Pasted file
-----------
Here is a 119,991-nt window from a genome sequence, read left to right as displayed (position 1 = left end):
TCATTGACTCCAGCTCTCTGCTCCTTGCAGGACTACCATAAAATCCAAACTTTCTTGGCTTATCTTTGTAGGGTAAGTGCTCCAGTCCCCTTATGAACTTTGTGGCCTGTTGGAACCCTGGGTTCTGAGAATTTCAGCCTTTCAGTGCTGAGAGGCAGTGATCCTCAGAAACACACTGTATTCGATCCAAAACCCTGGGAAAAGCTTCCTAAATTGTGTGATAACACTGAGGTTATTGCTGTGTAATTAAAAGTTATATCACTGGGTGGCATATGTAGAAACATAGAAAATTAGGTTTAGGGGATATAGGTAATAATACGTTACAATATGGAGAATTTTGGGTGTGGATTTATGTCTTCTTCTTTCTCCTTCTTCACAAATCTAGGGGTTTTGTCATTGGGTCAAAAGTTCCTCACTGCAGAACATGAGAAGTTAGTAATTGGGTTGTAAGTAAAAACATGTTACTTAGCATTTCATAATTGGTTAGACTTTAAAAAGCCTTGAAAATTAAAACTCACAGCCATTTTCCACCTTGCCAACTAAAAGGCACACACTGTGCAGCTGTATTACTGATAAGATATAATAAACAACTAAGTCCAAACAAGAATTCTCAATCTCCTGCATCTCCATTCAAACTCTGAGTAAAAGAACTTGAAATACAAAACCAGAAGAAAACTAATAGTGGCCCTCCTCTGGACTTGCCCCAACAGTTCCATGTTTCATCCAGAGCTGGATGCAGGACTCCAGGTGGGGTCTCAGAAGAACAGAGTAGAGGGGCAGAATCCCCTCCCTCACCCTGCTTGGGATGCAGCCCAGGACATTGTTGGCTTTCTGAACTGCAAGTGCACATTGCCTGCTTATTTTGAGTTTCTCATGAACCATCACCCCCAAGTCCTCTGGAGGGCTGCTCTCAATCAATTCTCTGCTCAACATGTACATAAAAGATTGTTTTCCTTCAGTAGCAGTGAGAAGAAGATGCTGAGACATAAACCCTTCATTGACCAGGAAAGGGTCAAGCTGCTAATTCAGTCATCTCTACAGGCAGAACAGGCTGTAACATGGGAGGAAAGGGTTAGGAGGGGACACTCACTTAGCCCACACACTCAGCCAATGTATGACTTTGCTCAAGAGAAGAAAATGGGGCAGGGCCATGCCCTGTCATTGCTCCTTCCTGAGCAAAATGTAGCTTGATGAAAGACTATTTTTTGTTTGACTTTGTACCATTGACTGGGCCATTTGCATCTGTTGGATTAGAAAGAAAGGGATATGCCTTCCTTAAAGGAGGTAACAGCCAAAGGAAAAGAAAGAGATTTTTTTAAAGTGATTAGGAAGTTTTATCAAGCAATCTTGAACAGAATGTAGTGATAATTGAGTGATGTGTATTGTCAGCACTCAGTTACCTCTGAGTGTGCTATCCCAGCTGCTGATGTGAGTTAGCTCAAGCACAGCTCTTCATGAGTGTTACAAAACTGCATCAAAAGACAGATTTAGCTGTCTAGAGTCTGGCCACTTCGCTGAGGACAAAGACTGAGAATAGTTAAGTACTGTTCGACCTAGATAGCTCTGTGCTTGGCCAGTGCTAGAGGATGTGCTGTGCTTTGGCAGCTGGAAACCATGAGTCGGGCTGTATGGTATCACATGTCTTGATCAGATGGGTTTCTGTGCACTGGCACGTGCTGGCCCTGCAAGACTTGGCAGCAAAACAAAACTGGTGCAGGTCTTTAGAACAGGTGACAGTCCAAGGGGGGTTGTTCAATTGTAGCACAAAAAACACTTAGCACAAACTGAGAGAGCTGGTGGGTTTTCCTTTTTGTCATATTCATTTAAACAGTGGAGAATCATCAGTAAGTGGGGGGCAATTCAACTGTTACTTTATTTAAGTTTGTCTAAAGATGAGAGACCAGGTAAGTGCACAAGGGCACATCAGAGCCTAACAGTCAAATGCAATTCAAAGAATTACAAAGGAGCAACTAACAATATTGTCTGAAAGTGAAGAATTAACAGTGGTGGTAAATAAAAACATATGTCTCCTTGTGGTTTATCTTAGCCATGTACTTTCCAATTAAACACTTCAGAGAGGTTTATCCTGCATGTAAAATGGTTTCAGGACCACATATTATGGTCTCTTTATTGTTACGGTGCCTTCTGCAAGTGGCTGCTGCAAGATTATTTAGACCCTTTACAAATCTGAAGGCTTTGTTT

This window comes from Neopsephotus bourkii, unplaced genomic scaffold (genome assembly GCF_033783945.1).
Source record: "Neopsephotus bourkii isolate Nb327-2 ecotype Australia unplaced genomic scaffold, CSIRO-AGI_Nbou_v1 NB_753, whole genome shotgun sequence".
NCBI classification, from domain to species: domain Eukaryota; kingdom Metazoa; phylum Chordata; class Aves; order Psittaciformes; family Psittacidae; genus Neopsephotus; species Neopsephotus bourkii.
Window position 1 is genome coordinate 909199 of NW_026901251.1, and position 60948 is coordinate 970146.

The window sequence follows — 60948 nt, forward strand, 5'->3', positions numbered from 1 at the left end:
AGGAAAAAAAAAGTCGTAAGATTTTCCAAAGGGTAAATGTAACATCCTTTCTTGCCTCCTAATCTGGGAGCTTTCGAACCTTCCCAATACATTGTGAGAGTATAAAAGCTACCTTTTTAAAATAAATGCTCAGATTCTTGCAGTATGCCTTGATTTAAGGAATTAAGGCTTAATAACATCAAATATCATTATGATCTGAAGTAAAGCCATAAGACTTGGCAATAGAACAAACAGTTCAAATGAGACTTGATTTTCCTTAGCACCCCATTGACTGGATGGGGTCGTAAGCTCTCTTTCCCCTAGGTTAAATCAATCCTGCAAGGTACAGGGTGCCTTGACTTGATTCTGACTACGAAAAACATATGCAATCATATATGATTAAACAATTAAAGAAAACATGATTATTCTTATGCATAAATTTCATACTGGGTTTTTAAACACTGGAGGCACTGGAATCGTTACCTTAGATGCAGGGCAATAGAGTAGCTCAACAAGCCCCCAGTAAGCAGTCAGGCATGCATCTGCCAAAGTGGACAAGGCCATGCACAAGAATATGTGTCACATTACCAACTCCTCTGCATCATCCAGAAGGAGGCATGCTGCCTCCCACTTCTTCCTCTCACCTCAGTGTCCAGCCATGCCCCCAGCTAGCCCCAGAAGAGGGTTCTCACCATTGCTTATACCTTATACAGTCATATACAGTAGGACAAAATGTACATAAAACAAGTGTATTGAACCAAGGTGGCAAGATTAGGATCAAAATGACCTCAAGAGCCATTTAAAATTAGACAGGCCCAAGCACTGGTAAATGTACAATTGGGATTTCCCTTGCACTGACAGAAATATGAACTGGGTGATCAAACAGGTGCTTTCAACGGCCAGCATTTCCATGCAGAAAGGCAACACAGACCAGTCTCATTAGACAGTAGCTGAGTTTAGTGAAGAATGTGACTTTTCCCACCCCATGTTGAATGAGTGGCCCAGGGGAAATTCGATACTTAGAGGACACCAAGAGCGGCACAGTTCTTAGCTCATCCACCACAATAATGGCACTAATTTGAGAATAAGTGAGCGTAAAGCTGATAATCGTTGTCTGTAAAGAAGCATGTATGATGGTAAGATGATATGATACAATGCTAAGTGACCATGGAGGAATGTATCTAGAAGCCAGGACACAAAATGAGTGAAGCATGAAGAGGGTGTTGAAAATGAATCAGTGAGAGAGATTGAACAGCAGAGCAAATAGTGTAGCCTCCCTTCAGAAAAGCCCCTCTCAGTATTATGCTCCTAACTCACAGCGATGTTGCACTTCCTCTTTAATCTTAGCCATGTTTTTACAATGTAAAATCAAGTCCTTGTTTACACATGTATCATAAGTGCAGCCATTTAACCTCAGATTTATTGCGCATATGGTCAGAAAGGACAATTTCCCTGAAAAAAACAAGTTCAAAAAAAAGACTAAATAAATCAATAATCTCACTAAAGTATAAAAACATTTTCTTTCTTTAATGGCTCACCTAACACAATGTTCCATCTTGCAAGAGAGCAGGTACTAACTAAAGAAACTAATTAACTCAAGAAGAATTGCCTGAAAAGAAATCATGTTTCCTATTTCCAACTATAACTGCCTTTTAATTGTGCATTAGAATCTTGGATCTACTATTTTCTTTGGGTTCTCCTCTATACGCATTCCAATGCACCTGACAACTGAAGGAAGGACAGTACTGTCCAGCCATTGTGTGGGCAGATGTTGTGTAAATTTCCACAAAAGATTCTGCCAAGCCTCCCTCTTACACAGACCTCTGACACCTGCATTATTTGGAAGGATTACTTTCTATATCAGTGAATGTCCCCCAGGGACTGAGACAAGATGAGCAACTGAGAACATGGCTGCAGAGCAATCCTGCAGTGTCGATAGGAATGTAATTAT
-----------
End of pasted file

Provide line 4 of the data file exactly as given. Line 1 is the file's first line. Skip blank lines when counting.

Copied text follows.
Source record: "Neopsephotus bourkii isolate Nb327-2 ecotype Australia unplaced genomic scaffold, CSIRO-AGI_Nbou_v1 NB_753, whole genome shotgun sequence".